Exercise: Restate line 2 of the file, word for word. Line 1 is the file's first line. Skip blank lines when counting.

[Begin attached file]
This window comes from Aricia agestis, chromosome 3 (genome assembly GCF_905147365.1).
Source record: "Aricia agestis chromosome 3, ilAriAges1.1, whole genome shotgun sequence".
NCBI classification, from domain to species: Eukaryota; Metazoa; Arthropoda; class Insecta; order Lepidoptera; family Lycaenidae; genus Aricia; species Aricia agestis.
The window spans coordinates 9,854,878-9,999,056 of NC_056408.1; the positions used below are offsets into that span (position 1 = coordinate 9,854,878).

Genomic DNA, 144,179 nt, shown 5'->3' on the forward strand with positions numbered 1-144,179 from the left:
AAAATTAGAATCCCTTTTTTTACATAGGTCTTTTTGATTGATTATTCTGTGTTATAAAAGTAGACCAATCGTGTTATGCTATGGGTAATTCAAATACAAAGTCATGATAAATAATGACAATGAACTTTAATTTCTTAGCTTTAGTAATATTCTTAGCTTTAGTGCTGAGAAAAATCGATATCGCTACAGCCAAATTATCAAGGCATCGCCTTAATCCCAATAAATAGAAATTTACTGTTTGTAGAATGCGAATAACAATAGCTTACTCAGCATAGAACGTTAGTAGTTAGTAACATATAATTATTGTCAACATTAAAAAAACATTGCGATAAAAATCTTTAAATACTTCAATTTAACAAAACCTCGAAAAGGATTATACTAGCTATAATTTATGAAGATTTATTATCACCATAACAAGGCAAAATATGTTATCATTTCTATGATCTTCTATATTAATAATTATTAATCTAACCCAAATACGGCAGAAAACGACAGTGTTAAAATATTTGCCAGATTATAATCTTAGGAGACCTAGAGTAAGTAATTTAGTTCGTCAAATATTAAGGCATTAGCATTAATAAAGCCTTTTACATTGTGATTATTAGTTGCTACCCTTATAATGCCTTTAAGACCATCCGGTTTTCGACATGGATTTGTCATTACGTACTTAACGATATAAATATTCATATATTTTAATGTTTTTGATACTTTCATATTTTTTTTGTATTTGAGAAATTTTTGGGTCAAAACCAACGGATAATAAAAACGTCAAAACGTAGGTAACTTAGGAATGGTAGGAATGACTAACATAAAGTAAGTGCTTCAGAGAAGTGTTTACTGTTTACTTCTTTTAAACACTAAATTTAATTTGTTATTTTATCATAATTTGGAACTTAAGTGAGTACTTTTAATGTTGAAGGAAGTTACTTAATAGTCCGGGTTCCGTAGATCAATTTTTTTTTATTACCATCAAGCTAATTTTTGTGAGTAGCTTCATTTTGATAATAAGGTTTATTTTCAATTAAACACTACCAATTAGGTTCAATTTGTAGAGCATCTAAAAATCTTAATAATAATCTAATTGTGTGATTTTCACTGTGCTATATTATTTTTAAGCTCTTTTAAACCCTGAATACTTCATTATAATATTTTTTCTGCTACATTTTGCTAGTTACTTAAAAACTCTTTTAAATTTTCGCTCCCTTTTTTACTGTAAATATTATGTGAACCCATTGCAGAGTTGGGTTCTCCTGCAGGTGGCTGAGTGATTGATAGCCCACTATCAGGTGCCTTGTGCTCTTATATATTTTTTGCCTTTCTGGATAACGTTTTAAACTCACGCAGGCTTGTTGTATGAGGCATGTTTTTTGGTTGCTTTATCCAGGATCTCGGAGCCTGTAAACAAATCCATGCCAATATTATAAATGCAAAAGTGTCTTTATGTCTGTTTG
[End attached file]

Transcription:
Source record: "Aricia agestis chromosome 3, ilAriAges1.1, whole genome shotgun sequence".